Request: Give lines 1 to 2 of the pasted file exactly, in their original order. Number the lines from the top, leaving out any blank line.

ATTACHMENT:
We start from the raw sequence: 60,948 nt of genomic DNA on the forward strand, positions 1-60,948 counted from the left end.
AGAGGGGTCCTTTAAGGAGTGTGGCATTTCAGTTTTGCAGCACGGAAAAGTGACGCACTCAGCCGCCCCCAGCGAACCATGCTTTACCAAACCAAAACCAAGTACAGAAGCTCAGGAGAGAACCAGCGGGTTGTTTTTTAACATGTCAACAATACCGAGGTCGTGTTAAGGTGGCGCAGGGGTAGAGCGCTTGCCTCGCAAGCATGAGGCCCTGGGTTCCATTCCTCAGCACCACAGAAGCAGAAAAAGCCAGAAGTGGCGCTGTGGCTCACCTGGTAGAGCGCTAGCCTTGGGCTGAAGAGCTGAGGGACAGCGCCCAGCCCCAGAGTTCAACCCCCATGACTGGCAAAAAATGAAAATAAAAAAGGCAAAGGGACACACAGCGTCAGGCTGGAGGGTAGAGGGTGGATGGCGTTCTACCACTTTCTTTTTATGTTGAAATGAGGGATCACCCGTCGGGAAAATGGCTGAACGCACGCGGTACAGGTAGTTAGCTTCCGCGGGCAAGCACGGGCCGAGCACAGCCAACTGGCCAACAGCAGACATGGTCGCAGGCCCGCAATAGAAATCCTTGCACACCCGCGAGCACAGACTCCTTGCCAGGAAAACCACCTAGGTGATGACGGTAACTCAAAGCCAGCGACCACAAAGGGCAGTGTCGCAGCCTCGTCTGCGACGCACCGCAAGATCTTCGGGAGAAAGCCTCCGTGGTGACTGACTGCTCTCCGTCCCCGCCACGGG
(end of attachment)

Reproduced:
We start from the raw sequence: 60,948 nt of genomic DNA on the forward strand, positions 1-60,948 counted from the left end.
AGAGGGGTCCTTTAAGGAGTGTGGCATTTCAGTTTTGCAGCACGGAAAAGTGACGCACTCAGCCGCCCCCAGCGAACCATGCTTTACCAAACCAAAACCAAGTACAGAAGCTCAGGAGAGAACCAGCGGGTTGTTTTTTAACATGTCAACAATACCGAGGTCGTGTTAAGGTGGCGCAGGGGTAGAGCGCTTGCCTCGCAAGCATGAGGCCCTGGGTTCCATTCCTCAGCACCACAGAAGCAGAAAAAGCCAGAAGTGGCGCTGTGGCTCACCTGGTAGAGCGCTAGCCTTGGGCTGAAGAGCTGAGGGACAGCGCCCAGCCCCAGAGTTCAACCCCCATGACTGGCAAAAAATGAAAATAAAAAAGGCAAAGGGACACACAGCGTCAGGCTGGAGGGTAGAGGGTGGATGGCGTTCTACCACTTTCTTTTTATGTTGAAATGAGGGATCACCCGTCGGGAAAATGGCTGAACGCACGCGGTACAGGTAGTTAGCTTCCGCGGGCAAGCACGGGCCGAGCACAGCCAACTGGCCAACAGCAGACATGGTCGCAGGCCCGCAATAGAAATCCTTGCACACCCGCGAGCACAGACTCCTTGCCAGGAAAACCACCTAGGTGATGACGGTAACTCAAAGCCAGCGACCACAAAGGGCAGTGTCGCAGCCTCGTCTGCGACGCACCGCAAGATCTTCGGGAGAAAGCCTCCGTGGTGACTGACTGCTCTCCGTCCCCGCCACGGG